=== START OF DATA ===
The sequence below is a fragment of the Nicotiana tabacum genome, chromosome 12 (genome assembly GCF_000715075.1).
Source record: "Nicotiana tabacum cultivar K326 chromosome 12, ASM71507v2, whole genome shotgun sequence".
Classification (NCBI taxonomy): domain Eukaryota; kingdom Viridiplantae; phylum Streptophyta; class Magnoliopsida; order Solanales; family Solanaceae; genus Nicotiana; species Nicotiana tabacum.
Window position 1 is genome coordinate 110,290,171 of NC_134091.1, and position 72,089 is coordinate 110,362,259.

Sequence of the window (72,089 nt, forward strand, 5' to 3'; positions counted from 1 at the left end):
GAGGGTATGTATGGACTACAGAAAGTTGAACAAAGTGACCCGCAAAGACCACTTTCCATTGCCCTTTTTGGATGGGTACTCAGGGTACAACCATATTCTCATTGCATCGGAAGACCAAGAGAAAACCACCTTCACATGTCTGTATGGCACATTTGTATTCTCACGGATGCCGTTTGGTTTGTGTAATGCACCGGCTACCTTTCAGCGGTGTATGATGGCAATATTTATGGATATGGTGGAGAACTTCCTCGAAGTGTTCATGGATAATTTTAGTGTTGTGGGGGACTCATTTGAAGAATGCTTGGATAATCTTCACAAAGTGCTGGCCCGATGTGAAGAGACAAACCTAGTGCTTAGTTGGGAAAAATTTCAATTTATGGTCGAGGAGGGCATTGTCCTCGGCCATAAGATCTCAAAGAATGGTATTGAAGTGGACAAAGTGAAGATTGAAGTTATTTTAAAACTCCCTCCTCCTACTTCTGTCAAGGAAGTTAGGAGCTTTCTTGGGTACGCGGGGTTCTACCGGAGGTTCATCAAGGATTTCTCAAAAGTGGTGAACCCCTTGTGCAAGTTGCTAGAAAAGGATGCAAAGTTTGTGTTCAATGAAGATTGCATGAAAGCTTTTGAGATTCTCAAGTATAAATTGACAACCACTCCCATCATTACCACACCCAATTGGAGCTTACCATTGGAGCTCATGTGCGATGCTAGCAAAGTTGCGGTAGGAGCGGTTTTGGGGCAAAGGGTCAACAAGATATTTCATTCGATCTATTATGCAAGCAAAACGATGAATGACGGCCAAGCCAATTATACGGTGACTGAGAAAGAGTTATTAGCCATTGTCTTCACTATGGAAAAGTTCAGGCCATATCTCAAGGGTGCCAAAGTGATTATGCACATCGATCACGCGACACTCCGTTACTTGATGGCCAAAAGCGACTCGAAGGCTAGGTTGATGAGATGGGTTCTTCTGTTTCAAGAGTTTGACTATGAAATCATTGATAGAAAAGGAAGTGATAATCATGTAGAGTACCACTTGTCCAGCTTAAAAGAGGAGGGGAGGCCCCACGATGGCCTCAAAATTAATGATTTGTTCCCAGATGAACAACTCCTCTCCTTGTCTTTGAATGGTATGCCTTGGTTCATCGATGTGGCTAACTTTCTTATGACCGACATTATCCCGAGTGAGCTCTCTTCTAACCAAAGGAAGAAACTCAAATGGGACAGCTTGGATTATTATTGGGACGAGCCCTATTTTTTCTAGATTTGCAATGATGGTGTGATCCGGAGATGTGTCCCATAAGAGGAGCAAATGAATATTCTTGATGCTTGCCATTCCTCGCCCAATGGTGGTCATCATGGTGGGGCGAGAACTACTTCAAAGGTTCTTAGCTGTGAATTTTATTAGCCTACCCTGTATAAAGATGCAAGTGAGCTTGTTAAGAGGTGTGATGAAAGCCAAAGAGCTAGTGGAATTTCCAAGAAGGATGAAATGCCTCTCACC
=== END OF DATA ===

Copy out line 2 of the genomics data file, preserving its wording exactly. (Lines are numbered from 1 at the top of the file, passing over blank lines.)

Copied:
Source record: "Nicotiana tabacum cultivar K326 chromosome 12, ASM71507v2, whole genome shotgun sequence".